I can’t speak for the gay male community but I think that the huge overlap between lesbians/bi women and feminists means that most drunken hook ups are consensual, if sometimes ill advised. So I wouldn’t say it’s really a problem except in the sense that the high rates of substance abuse in LGBTQ individuals is a huge issue. 

    I queried my gay (male) roommate and he said that drunken hook ups are more of a coincidence. They’d hook up if they were sober–but they usually aren’t. Which brings up the issue of LGBTQ substance abuse again. 

  14. I’m not going to argue that my experience is in the normal range, for queer or straight culture. With that proviso, my partner and I met each other as fellow students and colleagues, and got to know each other without a great deal of drink. The odd bottle of wine, maybe, but no bars, etc., and our sexual relationship has never been dependent on being even tipsy, let alone really drunk.

    I feel like it might be a mistake to say drinking is a part of the queer culture distinct from straight culture. That might have been true 20-30-50 years ago, when gay bars were way more central to connecting to the queer community. But I think that’s way less of a truism now. I think it might be more useful to think about what other population markers intersect with drinking+sex (youth? college? urban settings? income? etc.).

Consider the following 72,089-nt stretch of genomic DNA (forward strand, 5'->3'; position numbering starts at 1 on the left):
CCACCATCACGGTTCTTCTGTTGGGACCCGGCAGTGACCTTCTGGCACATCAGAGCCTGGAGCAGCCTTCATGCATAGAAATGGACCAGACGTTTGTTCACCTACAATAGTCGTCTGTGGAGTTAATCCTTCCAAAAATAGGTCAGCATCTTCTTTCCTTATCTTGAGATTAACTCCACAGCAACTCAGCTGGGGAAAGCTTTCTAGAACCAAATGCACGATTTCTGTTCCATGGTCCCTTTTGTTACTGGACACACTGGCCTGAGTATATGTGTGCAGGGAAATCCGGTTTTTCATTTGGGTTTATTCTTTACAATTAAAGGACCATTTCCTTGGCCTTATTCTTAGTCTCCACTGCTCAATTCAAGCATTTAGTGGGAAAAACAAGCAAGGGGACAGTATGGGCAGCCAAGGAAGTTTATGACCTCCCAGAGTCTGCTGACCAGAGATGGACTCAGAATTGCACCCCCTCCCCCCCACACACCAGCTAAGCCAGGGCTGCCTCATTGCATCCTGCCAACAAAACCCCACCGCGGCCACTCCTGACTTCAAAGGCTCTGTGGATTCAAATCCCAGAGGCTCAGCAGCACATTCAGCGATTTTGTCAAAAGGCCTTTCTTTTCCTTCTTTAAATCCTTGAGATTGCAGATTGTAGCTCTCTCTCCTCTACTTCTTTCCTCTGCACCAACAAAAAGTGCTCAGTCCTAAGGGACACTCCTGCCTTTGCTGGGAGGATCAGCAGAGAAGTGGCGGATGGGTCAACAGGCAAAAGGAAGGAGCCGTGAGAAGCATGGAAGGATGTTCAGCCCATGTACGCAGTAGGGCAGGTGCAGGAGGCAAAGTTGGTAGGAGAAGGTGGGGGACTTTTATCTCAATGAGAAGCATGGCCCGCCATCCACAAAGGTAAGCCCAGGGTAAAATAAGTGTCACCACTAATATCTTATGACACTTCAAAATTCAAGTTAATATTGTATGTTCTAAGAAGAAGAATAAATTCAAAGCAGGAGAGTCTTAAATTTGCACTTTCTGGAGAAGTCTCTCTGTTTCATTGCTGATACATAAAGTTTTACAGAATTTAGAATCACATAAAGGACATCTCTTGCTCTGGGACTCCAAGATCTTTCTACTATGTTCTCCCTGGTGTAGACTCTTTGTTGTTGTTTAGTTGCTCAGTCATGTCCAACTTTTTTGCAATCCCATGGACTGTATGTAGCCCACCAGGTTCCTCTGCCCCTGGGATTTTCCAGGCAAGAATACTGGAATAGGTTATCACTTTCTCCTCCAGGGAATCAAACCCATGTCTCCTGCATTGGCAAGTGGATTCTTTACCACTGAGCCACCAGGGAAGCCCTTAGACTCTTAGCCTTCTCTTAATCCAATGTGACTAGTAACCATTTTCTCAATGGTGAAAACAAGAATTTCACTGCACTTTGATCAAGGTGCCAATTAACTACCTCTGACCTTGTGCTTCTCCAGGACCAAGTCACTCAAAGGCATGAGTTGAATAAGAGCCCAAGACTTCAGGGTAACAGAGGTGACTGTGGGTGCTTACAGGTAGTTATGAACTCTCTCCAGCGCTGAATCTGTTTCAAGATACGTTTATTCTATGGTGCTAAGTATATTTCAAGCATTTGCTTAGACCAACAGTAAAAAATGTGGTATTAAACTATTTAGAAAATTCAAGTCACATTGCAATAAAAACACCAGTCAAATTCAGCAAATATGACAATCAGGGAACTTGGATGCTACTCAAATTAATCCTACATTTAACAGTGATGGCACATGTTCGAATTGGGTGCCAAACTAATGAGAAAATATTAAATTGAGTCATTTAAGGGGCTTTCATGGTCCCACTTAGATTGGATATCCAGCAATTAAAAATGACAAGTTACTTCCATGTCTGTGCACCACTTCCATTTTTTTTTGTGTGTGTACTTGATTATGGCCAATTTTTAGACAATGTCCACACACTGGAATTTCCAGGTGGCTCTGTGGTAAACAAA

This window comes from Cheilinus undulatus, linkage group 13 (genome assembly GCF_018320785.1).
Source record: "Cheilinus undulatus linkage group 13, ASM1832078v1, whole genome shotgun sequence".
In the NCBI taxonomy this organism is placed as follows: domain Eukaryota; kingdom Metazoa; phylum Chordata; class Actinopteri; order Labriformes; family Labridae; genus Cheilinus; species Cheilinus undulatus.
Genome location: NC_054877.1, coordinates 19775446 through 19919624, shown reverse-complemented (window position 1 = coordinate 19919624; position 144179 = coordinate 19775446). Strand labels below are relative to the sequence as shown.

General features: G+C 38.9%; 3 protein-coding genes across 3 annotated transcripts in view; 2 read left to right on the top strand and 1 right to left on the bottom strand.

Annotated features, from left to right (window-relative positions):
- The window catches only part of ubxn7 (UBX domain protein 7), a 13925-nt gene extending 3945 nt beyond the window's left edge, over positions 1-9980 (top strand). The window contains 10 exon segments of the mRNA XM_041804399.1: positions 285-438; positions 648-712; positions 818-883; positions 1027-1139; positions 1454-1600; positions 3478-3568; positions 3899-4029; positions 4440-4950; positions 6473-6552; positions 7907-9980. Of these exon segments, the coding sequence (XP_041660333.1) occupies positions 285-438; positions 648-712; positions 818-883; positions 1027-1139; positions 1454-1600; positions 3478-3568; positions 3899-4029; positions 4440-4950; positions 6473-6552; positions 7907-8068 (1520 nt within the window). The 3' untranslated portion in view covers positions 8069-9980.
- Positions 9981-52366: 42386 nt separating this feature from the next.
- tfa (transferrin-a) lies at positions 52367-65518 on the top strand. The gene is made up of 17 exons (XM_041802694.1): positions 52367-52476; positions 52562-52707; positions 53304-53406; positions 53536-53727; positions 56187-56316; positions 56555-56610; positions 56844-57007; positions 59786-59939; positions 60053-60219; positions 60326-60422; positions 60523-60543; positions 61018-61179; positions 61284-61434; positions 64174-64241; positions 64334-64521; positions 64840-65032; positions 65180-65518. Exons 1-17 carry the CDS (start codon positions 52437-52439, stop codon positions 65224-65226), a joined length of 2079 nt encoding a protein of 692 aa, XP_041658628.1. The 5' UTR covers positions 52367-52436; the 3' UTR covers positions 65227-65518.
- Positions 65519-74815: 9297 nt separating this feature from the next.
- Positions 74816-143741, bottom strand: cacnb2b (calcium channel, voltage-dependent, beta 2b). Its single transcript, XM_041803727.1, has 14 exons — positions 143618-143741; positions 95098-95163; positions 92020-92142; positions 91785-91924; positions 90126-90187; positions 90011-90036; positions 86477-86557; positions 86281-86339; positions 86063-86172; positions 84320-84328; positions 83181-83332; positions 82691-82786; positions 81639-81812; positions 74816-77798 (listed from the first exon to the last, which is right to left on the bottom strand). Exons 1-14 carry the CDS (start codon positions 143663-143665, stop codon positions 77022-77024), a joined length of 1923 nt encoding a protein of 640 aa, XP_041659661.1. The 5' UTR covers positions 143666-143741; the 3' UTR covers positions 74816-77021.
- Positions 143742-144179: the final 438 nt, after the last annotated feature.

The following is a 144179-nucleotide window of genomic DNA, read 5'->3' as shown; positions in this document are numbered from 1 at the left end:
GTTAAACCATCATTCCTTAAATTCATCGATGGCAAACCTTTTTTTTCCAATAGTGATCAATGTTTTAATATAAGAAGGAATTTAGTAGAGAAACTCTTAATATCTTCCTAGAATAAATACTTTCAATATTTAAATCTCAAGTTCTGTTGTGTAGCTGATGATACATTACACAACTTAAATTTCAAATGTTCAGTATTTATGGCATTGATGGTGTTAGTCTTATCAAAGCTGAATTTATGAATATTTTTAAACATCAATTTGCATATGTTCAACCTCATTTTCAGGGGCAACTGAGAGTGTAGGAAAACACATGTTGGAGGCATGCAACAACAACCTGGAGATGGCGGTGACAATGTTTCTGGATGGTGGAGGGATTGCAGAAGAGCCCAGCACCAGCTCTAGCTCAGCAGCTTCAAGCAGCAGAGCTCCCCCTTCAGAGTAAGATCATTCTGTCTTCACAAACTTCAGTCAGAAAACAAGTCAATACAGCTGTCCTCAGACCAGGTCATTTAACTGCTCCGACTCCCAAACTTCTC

That’s just my two cents.

  15. Ditto the comments about hookups happening drunkenly because that’s where you’re meeting up with people. Speaking for myself, few hookups in college were 100% sober, just because so many of them happened in connection with parties, and parties involved drinking. However, I did go on more Official Dates with guys than I did with women (pre-relationship dates, that is); proportionally, that increased the substance-free hookup # slightly.

    Why were there fewer Official Dates with women? Part is definitely due to the fact that it’s ‘safer’ to ask the random guy at the bookstore out – he’s statistically more likely to be into women than the woman standing to his left. Another is definitely the ‘dating within small groups’ weirdness: if you’re going from a friendship to something more and a party hookup fizzles, it feels easier to blow it off and move on the next day, as opposed to when an Official Date tanks. Finally, having your tipsy flirtations rejected is easier than having your Official Date Request rejected.

  16. I want to quibble in particular with your statement that hook-ups don’t happen without getting drunk. They most certainly do. Indeed, based on my college experience I’d be willing to bet that the non-drunk hook-up is a more significant feature of the typically more liberated queers than the straights. Let’s not forget that hook-ups are not fundamentally dangerous or bad, they certainly can be carried out in unsafe manners, but much of the negativity around hooking-up comes not from logic but the annoying holdovers of Victorianism still running rampant in our society.